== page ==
A while later, I learned a new Shakespeare company had opened downtown which the school district had contracted with. I was teaching freshman English and figured the kids might like to see a live performance. Tickets were available and transport could be easily arranged. I was thrilled by the emergence of a revitalized downtown. The success of any project in the area was not guaranteed as it was hard to get Westside audiences to come east. They’d come for basketball, but not for Shakespeare. The auditorium was packed that afternoon: over 800 screaming kids filled the place and never settled down. The house lights remained on and candy vendors hawked bags of Skittles and M&Ms. The show started and about ten minutes in, the chaperoning adults abandoned the auditorium to have a smoke. There were no ushers. It didn’t take the kids long to find other uses for their bags of candy, so in short order, they began pelting the actors. As the actors batted away the flying objects, they recited their inaudible lines. The place was a madhouse. This went on throughout the performance.
When we got back to the school, I placed a call to the executive producer, an English gentleman who seemed to listen patiently as I described the scene. Actually, he was bored. When I finished, he launched into a defense of the lack of supervision. “Who are we to decide how the audience should behave? The kids, as you call them, are meant to enjoy themselves.” “And what of those of us who couldn’t hear the play? Do we get our money back?” Nothing I said mattered to him. The place was pre-booked, paid in advance by the city. Word of mouth was irrelevant. He had his contract, so customer satisfaction meant nothing. “The M&Ms are a revenue source.” His position seemed to be that ghetto children couldn’t be expected to behave otherwise. But there was more. He defended what he called cultural populism, the right of the masses to ransack the citadels of privilege. He was as eloquent as he was condescending. I was a bug representing regressive values. He loved disorder. He seemed disappointed the kids hadn’t defecated on the floor. I tried to sort out his responses, which seemed to be: 1) “Why are you calling me?” 2) “My hands are tied,” and 3) “Aren’t you just a little teacher?”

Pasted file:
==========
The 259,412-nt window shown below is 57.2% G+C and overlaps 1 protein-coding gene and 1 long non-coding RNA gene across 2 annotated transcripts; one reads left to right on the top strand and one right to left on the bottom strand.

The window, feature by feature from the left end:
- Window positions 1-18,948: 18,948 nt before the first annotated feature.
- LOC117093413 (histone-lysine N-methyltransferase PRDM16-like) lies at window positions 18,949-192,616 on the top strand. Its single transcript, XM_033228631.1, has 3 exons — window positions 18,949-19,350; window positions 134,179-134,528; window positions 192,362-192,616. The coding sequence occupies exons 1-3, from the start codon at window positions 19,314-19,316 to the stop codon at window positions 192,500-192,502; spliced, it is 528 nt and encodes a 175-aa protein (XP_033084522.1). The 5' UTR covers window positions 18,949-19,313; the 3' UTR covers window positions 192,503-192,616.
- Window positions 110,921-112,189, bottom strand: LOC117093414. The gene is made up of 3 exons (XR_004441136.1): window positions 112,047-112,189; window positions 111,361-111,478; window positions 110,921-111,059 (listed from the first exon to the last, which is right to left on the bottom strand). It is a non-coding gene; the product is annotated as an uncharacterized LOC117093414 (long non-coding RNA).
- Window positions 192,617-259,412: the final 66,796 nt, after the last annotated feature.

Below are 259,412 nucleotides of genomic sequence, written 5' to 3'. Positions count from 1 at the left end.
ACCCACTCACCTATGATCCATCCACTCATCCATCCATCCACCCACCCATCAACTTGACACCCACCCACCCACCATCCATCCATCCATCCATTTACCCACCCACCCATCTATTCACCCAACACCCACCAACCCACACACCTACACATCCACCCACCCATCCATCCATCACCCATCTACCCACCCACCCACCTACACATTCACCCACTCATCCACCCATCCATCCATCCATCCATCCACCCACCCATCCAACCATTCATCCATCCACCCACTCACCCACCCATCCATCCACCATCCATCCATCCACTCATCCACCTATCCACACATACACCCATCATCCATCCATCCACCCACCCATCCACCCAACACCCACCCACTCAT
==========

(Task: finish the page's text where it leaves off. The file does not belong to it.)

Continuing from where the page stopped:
It all comes back to the M&Ms. The kids had been invited to eat, not to watch the production of A Winter’s Tale. Surprise, surprise. The kids’ pockets were already stuffed with Skittles, which they were deemed too tasty to throw away. They’d stuffed themselves while on the bus and were no longer hungry by the time we arrived, so why not toss the lot at the lousy actors? And the producer was probably right. What was I going on about? The whole enterprise was no different from a ballgame or a traveling circus. What’s all this shit about culture?
For all installments of “Why We Can’t Have Nice Things,” click here.
- Part 1
David Lohrey is from Memphis. His plays have been produced in Switzerland, Croatia, and Lithuania. His poetry can be found in Otoliths (AUS), Tuck Magazine (UK), Terror House Magazine (Hungary), and The Cardiff Review (Wales). David’s fiction can be read online at Dodging the Rain, Storgy Magazine, and Literally Stories. His newest collection of poetry, Machiavelli’s Backyard, was published by Sudden Denouement Publishers (Houston, 2017). He lives in Tokyo.